Sunday, 11 June 2017

Temperatures have increased 1.8, NOT 1.1C since pre-industrial times


Paul Beckwith blows duplicitous global temperature slight-of-hand out of the water



In this very important video Paul Beckwith makes several vitally-important points.

The first is that IEA figures purport to show flattening CO2 emissions while concentrations are increasing in an exponential manner.

The conclusion to be reached is that carbon sinks are failing meaning that “natural” causes (such as forest fires) are taking over as sources of greenhouse gas concentarations from human emissions.

In anybody’s language that is a tipping point.




The second important point is that conventional scientists have switched fron measurements since the onset of the industrial age to measurements since 1950.

This shows a moderate increase of 1.1C whereas if you use the same beginning and end-points the increase in temperature was 1.8C compared with pre-industrial levels which exceeds the minimum level of 1.5C in the Paris Agreemwent and approaching the ficticious level of 2.0C.




Note that the previous level reached previously by James Hansen beyond which we could not go without setting off positive feedbacks was 1.0C and possibly the true level was 0.5C relative to pre-industrial levels.



This 1950 sleight-of-hand was recently used in a talk I went to by Prof. Emeritus Peter Barrett to demonstrate a moderate and linear increase of 0.1C per decade.

In my books that represented either unforgivable incompetence or worse, fraud.

No other word for it.
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Listen carefully to what Paul has to say on this

Vital Info: Paris 2 Degree Rise Relates to 1750 



In 2015 and 2016 atmospheric concentrations of carbon dioxide spiked upward by record amounts. How was this possible, given claims that global human emissions flattened out?

Does it really mean that forests and oceans are absorbing less carbon?

The Paris Accord "safe temperature level of 2 degrees C (hope 1.5)" is relative to a start year of 1750 (pre-industrial). Please remember this; it is VERY important!!



Here is a video methane made about a month ago



From Sam Carana

How Much Warming Have Humans Caused?

How much did temperatures rise since 1900?

2 comments:

  1. A global average surface temperature is only an indicator of the Earth's heat and warming, because incoming insolation involves heat flow into the oceans (the major heat sink) and warming gases and producing a water phase change. A problem with the average temperature baseline, is that the further back the records, the less accurate they are for a global averages. There is no hard way to set a baseline and it is always approximate and has to be agreed as a standard. It seems that there is no agreed standard because the data are imperfect and the interpretation is evolving. It does not appear that this is some kind of conspiracy. The following quote suggests a standard would be helpful, and that 2015 was the first year >1C above a pre-industrial baseline. What happens if the global mean surface temperatures then fall the following year, because of variability, are you then going to say that the planet cooled? Oh!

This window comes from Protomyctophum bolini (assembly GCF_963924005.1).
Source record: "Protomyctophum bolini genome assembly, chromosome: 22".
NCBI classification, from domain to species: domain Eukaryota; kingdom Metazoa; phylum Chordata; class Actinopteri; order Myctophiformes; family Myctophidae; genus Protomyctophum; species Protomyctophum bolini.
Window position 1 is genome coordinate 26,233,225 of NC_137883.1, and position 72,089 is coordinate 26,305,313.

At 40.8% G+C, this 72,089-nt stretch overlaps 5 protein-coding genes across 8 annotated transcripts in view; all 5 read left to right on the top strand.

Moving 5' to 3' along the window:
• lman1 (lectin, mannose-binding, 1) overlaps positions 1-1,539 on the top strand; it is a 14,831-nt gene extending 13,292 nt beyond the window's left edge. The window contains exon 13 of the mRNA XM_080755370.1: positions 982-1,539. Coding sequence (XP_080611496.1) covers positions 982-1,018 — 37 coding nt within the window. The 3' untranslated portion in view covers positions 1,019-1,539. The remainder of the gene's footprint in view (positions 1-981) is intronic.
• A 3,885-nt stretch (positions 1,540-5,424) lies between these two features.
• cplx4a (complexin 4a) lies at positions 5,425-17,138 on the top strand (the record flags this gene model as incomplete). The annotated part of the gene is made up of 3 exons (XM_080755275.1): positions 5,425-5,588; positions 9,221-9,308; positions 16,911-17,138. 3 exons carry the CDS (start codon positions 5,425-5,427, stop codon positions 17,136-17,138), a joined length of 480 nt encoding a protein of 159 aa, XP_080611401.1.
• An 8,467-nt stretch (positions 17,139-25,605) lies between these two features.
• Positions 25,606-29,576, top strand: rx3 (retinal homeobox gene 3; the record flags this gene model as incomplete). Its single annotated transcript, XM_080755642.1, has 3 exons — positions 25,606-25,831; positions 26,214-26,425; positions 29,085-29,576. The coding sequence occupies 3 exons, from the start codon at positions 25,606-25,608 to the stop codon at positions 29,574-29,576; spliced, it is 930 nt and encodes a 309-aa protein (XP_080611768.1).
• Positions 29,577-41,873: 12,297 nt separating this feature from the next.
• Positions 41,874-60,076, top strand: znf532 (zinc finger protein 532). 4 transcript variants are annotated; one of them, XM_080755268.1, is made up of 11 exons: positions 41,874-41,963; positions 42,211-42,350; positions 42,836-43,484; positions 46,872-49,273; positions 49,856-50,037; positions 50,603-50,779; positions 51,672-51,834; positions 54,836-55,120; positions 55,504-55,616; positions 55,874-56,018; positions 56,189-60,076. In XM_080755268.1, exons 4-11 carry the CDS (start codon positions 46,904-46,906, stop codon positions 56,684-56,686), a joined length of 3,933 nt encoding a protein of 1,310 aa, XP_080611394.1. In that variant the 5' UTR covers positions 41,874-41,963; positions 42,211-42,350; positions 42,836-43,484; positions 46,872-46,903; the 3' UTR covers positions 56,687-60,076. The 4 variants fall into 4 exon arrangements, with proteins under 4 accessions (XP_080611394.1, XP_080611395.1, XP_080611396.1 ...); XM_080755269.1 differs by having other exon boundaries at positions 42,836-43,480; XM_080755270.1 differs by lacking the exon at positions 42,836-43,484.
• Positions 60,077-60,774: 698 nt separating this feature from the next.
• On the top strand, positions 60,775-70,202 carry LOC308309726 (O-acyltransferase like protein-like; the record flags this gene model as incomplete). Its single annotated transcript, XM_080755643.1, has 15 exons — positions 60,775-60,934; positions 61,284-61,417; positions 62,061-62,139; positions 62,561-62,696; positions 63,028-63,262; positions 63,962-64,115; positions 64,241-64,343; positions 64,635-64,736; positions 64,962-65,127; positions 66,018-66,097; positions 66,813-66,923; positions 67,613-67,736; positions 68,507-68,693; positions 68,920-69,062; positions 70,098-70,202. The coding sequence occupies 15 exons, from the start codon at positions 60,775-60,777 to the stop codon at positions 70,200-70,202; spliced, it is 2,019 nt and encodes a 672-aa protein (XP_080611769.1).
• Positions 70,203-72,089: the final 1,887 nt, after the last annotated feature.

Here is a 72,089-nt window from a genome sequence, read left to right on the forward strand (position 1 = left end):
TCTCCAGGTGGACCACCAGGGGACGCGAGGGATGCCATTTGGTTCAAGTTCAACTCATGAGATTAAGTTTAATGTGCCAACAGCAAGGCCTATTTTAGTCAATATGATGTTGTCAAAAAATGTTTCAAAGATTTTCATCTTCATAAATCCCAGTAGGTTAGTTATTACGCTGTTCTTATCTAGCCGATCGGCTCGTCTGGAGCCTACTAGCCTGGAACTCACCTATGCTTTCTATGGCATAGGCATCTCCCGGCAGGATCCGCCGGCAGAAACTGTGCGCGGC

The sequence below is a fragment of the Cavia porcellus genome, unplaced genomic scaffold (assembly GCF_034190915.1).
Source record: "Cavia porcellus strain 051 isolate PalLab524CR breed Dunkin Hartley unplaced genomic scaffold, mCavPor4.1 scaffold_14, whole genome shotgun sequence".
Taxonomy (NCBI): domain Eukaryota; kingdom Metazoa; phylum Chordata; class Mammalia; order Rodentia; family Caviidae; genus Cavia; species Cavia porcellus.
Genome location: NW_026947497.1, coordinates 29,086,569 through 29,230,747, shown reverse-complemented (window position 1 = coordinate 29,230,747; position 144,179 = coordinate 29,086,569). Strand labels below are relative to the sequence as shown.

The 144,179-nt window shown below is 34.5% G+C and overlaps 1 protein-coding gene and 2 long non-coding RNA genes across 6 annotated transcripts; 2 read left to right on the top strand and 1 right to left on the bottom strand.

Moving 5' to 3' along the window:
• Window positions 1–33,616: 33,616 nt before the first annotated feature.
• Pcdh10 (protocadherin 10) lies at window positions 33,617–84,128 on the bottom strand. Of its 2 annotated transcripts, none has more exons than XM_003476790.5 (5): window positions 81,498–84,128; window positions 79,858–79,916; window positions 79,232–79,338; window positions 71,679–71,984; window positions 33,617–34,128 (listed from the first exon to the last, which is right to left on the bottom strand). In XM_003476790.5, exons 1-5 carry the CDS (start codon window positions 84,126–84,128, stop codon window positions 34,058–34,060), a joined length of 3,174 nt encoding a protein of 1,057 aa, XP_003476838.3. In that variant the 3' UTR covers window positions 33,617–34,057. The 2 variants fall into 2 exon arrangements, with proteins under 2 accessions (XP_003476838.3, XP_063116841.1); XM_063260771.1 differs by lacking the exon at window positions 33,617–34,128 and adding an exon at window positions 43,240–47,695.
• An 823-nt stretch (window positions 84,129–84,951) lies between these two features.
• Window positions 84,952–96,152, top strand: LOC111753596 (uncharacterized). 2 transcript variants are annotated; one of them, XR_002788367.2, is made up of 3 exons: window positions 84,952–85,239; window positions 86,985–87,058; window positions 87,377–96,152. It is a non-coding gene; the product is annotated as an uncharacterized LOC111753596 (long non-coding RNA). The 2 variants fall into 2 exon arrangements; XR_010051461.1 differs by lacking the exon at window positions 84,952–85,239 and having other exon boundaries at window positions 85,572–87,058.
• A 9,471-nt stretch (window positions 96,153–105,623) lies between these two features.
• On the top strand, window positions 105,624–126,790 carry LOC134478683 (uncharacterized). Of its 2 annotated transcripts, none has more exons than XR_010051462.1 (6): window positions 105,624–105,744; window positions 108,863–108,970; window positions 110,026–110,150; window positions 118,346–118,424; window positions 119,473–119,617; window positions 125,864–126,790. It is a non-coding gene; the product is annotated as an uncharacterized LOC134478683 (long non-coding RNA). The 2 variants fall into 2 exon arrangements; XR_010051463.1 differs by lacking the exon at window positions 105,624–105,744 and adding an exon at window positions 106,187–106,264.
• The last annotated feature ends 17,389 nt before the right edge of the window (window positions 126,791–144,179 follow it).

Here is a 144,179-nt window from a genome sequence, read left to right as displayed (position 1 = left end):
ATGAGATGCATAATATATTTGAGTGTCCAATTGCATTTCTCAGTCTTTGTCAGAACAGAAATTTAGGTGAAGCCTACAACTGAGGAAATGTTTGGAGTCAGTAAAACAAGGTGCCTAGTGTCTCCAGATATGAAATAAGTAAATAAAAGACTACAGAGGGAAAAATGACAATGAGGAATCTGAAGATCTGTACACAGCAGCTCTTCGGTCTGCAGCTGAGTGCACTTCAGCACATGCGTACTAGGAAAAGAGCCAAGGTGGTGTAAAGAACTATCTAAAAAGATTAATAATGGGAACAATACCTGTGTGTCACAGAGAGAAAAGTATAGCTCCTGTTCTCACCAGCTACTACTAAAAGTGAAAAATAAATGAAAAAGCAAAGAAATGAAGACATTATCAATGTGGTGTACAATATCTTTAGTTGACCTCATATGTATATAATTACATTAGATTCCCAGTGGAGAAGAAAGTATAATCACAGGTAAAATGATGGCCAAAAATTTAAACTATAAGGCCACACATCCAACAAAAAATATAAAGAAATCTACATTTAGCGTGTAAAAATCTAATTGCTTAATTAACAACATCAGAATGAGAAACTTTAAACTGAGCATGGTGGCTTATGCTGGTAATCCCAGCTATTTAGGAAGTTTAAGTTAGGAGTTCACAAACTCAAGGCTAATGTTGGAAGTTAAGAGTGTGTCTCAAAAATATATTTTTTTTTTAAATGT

QUOTE

    "A new analysis by an international team of researchers aims to better define the pre-industrial baseline, informing the world’s decision makers on the required limits to greenhouse gas emissions needed to meet the terms of the Paris agreement. The study concludes that 2015 was likely the first time in recorded history that global temperatures were more than 1°C above pre-industrial levels."

    https://www.climate-lab-book.ac.uk/2017/defining-pre-industrial/

    http://journals.ametsoc.org/doi/10.1175/BAMS-D-16-0007.1

    http://www.research.ed.ac.uk/portal/files/30838296/30837802._AAM._Hegerl._Schurer..pdf

    QUOTE

    Climate Central compared 2016’s temperature anomalies to an 1881-1910 average temperature baseline, the earliest date for which global temperature data are considered reliable.

    https://www.scientificamerican.com/article/earth-flirts-with-a-1-5-degree-celsius-global-warming-threshold1/

    QUOTE

    Paris Agreement (A2):

    "(a) Holding the increase in the global average temperature to well below
    2°C above pre-industrial levels and pursuing efforts to limit the temperature
    increase to 1.5°C above pre-industrial levels, recognizing that this would
    significantly reduce the risks and impacts of climate change; "

    It doesn't say which years make up the pre-industrial period.

    QUOTE

    BBC Article:

    "At the moment, researchers tend to use the period 1850-1900, and this will often be described as "pre-industrial"."

    http://www.bbc.com/news/science-environment-38745937



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  2. Whatever the situation we are stuck with a situation of perhaps 10yts latent heat still to be absorbed even if no more emissions take place...,ugh Allan

    ReplyDelete